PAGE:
Child Focus starts renovation of Windwardside playground

Renovation of the Child Focus playground in Windwardside.


SABA–The playground of Child Focus Foundation playground was damaged by Hurricanes Irma and Maria. To ensure that children can enjoy outside play as soon as possible, Child Focus started a renovation project. The new playground equipment was selected with the help of drawings made by a group of children.

  The playground is an important element of Child Focus in Windwardside. Even when there are no activities at Child Focus, the playground remains accessible for all children to enjoy.

  In the past, the Child Focus building belonged to Roman-Catholic nuns, who led a school for the children in Windwardside. After they left, Ronald Johnson bought the property and declared that the building had to be used for the children of Saba.

  Child Focus organises a wide variety of activities at different locations for more than 100 children between the ages of four and 18 years old.

  “This way we ensure that this [Johnson’s – Ed.] wish is fulfilled,” said Programme Manager Caroline Teeuwen.

  A local construction company was “eager to take on the job as they are well experienced, more innovative in their ideas and had precision, as well as being affordable,” said Teeuwen.

  “The enjoyment of play and safety were the important factors for the selection of play equipment, together with the wishes of the children,” she told Caribbean Network web-based news outlet.

  The playground equipment was purchased from a well-known Dutch company that offered professional and architectural advice about the layout and safety guidelines.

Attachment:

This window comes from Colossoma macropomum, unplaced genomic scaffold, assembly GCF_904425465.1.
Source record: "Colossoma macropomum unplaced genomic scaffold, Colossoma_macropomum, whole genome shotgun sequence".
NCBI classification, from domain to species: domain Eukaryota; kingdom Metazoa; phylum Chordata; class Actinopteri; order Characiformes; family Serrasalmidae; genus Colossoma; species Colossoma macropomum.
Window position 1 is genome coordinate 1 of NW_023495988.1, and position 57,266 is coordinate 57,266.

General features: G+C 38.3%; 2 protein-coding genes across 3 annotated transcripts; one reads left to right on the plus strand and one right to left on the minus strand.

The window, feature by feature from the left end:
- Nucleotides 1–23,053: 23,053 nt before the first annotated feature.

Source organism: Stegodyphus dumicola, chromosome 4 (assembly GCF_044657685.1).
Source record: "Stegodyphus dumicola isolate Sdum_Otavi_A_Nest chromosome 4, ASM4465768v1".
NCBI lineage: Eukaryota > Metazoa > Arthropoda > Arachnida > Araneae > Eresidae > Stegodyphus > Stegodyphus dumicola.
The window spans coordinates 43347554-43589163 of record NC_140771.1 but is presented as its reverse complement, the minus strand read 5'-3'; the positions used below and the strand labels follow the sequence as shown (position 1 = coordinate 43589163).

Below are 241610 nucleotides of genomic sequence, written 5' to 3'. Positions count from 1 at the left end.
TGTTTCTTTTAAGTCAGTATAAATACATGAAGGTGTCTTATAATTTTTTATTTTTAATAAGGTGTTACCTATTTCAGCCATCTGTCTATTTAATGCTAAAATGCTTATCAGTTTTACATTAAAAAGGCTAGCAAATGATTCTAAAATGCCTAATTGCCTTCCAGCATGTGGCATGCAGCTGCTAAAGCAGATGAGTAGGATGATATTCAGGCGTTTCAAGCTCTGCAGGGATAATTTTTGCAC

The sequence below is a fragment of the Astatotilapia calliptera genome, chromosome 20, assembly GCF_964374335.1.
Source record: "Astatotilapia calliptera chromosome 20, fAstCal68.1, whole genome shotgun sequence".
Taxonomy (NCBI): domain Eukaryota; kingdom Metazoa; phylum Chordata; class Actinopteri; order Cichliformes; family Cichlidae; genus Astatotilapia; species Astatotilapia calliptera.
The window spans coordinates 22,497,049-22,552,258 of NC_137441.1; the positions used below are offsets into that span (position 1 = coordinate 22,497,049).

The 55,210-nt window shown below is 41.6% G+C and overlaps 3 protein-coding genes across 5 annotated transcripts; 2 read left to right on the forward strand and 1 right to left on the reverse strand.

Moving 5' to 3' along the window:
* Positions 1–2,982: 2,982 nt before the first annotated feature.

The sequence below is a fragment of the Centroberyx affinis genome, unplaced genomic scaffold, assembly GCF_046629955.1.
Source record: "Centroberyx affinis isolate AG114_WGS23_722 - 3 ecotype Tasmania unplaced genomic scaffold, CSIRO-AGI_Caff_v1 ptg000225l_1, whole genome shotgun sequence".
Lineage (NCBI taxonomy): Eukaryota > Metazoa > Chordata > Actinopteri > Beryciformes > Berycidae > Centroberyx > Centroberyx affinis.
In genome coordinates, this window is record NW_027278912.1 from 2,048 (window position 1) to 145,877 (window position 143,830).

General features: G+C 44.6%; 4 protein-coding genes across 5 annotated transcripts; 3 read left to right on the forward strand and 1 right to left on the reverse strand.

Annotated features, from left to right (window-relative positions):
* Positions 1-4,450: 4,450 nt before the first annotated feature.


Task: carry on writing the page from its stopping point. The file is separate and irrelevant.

The main goal of the playground is to provide a safe, litter-free environment for children to play in. This is actually quite a challenge, since the place is littered with empty beer bottles, plastic wrappers and cigarette buds.

  Child Focus teaches environmental awareness by encouraging children to bring water bottles to activities that can be refilled.

  Community contributions are “highly” appreciated, Teeuwen said. “Parents can organise children to carpool, parental supervision is needed and abiding by the new rules, such as the smoke-free zone, no pets and no littering, is valued.”

  Some of the plants in the playground, such as bougainvillaea, will be removed by the Agricultural Department of the Public Entity of Saba, since these plants are deemed not safe for a playground due to their thorns or poison.

  Child Focus has requested to have slips made of these plants and to have them relocated to other areas on the island.

  Donations in the form of non-poisonous flower plants and grass mats are welcome, as well as community members with gardening knowledge who would like to donate their time to help with the beautification of the surroundings.

  The playground renovation has been made possible by donations. The grand opening of Child Focus’ new playground will be announced in April.

Source: The Daily Herald